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Thousands of tips on child-abuse hotline go uninvestigated

May 16, 2010 |  9:34 am
Los Angeles County's child-welfare system has failed to complete investigations into child-abuse-hotline tips involving more than 18,000 children within the time mandated by the state, according to county records.

Because of the backlog, state regulators recently extended L.A. County's deadline for completing investigations from 30 days to 60, but Department of Children and Family Services officials have been unable to meet that new timeline as well. Some 3,700 cases — many involving multiple children — have been open two months or longer without determining whether abuse or neglect are taking place in the home.

The delays — which might leave children in dangerous situations until social workers complete their work — are the result of too few staff burdened with numerous new tasks intended to reduce the deaths of children whose families already have come under the department's scrutiny.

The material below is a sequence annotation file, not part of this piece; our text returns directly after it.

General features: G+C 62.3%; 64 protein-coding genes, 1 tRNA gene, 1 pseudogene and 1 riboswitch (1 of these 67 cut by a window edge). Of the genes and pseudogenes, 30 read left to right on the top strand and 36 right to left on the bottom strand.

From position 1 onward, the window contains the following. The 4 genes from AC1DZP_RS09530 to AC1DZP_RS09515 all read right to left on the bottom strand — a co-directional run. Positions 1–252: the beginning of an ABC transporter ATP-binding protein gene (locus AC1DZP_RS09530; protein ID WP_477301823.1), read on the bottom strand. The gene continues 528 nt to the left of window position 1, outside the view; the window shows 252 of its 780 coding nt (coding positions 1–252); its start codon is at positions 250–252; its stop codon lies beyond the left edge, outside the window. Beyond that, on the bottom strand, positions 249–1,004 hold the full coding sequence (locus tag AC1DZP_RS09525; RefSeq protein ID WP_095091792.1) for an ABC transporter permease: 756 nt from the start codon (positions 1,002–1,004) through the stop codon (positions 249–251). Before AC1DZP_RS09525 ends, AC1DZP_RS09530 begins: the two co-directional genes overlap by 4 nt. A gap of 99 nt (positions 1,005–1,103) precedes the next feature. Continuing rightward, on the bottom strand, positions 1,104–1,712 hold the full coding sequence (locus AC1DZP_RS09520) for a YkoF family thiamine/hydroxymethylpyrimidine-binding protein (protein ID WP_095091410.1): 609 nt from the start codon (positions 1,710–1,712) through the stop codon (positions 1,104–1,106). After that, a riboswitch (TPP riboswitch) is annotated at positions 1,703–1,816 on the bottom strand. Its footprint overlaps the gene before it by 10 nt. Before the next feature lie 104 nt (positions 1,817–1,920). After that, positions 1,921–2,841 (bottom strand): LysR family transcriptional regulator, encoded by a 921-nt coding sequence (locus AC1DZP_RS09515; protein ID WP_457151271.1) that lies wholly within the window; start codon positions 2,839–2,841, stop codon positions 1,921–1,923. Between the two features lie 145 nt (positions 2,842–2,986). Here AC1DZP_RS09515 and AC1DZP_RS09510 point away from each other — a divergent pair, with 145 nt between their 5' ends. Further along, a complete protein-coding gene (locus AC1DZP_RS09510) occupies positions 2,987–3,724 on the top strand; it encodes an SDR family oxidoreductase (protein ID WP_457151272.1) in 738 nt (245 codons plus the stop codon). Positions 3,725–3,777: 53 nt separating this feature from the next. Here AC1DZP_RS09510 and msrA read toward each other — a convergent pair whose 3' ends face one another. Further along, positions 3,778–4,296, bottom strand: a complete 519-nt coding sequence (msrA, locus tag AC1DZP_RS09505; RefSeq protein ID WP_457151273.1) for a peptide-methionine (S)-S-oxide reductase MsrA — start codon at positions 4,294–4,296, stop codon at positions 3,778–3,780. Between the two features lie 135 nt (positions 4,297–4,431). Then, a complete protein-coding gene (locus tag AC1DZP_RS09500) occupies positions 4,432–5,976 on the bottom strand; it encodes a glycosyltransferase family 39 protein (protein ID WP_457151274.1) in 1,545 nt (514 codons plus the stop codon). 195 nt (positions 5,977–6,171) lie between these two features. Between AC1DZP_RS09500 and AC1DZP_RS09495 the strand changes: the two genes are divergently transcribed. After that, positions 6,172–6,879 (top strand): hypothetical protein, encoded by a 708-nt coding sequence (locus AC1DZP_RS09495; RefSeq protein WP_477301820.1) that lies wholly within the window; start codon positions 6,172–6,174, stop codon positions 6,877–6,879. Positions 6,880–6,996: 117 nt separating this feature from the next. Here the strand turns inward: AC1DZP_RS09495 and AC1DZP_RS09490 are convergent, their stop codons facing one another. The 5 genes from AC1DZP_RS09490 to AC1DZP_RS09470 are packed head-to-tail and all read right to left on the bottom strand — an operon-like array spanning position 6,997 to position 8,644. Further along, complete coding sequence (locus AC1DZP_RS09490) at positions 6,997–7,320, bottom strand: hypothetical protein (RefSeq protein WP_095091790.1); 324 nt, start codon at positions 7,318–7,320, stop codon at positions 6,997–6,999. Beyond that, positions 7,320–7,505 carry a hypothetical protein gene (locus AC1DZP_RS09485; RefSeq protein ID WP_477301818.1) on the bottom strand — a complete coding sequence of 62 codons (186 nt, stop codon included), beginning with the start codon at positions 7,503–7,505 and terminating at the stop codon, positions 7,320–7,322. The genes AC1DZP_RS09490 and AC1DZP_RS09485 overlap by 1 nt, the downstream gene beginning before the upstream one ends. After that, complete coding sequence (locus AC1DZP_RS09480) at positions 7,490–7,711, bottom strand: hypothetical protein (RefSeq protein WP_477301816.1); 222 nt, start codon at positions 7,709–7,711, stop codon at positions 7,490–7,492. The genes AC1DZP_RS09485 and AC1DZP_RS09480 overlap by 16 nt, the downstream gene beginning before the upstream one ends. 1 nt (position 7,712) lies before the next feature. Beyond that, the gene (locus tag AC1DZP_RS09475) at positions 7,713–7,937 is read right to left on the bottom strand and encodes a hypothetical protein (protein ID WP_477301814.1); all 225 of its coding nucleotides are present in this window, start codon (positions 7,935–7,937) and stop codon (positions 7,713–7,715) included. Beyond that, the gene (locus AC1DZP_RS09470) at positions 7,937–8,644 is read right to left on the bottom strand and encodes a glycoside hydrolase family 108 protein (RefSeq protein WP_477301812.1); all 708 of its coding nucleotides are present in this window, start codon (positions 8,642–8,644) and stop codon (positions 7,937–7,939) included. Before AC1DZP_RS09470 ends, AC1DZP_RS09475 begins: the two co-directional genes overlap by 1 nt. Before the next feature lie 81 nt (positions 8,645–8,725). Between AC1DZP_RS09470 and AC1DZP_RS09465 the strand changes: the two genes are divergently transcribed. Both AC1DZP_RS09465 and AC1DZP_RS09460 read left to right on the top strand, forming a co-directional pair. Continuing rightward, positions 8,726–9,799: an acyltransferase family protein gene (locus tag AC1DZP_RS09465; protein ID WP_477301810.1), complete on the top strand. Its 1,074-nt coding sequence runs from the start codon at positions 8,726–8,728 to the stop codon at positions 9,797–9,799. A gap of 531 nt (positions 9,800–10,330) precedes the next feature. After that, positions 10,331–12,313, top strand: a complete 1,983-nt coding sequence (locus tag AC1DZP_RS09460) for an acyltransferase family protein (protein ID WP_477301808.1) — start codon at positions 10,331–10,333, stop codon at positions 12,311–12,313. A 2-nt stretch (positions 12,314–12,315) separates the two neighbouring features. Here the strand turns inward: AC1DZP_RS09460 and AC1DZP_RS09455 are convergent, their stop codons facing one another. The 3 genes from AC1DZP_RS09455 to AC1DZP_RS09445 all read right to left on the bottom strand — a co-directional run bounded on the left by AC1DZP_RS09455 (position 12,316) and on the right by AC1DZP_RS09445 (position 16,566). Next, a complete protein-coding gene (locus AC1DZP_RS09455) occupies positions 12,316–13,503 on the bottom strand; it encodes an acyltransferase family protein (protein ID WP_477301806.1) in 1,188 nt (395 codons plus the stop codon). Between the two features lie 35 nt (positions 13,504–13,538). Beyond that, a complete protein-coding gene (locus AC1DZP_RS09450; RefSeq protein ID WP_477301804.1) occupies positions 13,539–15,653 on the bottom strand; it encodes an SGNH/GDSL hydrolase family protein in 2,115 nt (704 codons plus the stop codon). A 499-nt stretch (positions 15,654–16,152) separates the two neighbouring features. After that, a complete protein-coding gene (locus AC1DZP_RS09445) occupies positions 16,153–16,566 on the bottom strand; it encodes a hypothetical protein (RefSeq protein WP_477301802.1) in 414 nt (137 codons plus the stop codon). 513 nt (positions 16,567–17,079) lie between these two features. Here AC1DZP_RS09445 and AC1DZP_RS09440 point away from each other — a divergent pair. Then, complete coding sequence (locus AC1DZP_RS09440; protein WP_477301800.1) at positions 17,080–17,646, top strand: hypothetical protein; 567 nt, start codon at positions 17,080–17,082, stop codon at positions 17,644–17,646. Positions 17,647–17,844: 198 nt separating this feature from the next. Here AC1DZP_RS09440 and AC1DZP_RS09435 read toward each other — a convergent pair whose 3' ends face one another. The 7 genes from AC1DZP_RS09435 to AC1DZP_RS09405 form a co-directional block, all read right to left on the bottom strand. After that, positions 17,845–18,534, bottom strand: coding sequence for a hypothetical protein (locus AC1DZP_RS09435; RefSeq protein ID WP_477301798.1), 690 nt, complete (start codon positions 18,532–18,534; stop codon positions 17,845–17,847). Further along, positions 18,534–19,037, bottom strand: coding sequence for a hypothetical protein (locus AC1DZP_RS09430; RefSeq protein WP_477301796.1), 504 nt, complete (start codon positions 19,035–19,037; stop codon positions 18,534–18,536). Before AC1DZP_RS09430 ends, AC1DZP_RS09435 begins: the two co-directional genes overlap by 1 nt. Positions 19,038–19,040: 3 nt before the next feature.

"The social-worker staff simply cannot keep up with everything we are asking them to do," department Director Trish Ploehn said. "All of the things that equate with quality do take time."

John Tanner, executive director of Service Employees International Union Local 721, which represents the social workers, says, "The emergency response system is at a breaking point. We have to reinvent it to best help social workers ensure child safety."

The crisis began last year after The Times reported that more than a dozen children had died of abuse or neglect in each of the two previous years after coming to the attention of the department. Internal investigations subsequently determined that most of those cases involved errors by the department that probably contributed to the fatalities and that the errors were concentrated in the unit that handled emergency response.

Read the full story here.

-- Garrett Therolf

Photo: Trish Ploehn, right, director of the Los Angeles County Department of Children and Family Services, answer questions from county supervisors about deaths of children formerly in the department's care. Credit: Los Angeles Times